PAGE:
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    • Robert J. Baumann says:

      Bip, I can think of at least a few things to note with a guy like Greinke (and maybe Lincecum, too):

      1. Just because their four-seamers are “average” in terms of motion, velocity, usage, etc., doesn’t mean they can’t throw a great one when they need to. This is just a couple hundred pitches have average out over the last year and a half.

      2. With Greinke especially, this isn’t his best pitch, or his strikeout pitch. Greinke (and other guys) throw 5-6 pitches and vary speeds within many of them. Even if Greinke’s four-seamer was truly average, it wouldn’t matter: his other pitches make up for it.

      3. While this does consider “movement”, it does not consider placement; i.e., the pitcher is not really being credited for command or control here. That’s another thing that Greinke or someone like Oswalt is excellent at.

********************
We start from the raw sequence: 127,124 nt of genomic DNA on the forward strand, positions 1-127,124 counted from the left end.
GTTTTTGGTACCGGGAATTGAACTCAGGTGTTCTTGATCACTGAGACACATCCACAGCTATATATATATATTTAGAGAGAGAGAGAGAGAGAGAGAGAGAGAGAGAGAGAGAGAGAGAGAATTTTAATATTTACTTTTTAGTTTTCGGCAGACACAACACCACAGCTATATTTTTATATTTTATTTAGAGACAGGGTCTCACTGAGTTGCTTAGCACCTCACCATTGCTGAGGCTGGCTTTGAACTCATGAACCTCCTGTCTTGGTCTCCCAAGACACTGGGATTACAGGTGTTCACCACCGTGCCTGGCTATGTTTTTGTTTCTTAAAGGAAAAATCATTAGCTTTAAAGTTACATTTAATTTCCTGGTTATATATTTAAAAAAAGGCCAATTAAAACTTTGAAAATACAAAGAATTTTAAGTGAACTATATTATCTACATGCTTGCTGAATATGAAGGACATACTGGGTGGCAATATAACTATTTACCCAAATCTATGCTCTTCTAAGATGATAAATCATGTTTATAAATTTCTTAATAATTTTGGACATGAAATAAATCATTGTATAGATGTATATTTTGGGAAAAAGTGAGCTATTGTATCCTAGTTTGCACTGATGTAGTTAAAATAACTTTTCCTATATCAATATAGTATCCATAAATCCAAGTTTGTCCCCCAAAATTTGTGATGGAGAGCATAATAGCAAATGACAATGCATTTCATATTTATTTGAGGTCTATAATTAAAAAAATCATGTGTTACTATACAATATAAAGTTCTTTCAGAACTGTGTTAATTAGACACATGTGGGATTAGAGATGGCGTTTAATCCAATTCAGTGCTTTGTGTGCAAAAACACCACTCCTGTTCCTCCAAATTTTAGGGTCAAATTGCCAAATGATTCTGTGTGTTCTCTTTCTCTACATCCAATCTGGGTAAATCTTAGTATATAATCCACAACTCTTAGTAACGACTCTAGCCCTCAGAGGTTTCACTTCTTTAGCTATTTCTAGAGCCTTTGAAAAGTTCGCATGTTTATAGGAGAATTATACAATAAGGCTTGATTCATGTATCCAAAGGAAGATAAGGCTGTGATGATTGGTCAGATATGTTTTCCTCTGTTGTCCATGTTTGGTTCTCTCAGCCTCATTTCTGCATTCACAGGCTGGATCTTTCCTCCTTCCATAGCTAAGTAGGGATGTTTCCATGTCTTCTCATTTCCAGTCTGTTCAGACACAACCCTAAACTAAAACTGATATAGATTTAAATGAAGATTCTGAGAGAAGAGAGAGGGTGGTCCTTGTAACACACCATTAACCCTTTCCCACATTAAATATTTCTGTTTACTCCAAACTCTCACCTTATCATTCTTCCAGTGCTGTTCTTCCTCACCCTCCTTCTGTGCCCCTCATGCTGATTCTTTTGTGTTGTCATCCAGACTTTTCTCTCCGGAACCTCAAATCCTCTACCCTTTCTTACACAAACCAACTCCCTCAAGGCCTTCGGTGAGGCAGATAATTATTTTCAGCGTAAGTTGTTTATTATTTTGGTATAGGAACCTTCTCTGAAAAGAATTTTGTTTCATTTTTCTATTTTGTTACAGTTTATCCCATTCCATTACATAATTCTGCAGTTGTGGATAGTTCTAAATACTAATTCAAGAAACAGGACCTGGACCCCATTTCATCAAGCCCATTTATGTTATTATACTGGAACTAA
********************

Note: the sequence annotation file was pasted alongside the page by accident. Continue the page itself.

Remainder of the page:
You probably knew all these things. But even considering all of the above, it’s still surprising to see some of these guys here. In the case of Lincecum, he still has movement in his four-seamer — at least relative to the guys listed here — but he doesn’t use it as much and his velocity has become pretty pedestrian.

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      • Bip says:

        In Lincecum’s case, I’m sure that before this year his fastball was too fast to appear on this list, meaning that he’s lost enough velocity to bring it down to average levels. I actually haven’t studied Greinke much, but I think I assumed his fastball was also a lot faster than average.

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        • Robert J. Baumann says:

          Greinke’s fastball is faster than average. It’s the amount he uses it (very near average) and the Whiff% that bring him back toward the mean. The relatively low Whiff% could be for any number of reasons, possibly that he doesn’t use it as a strike-out pitch, but perhaps in situations when batters are taking a pitch. It would be interesting to see SwgStr% vs. Str%.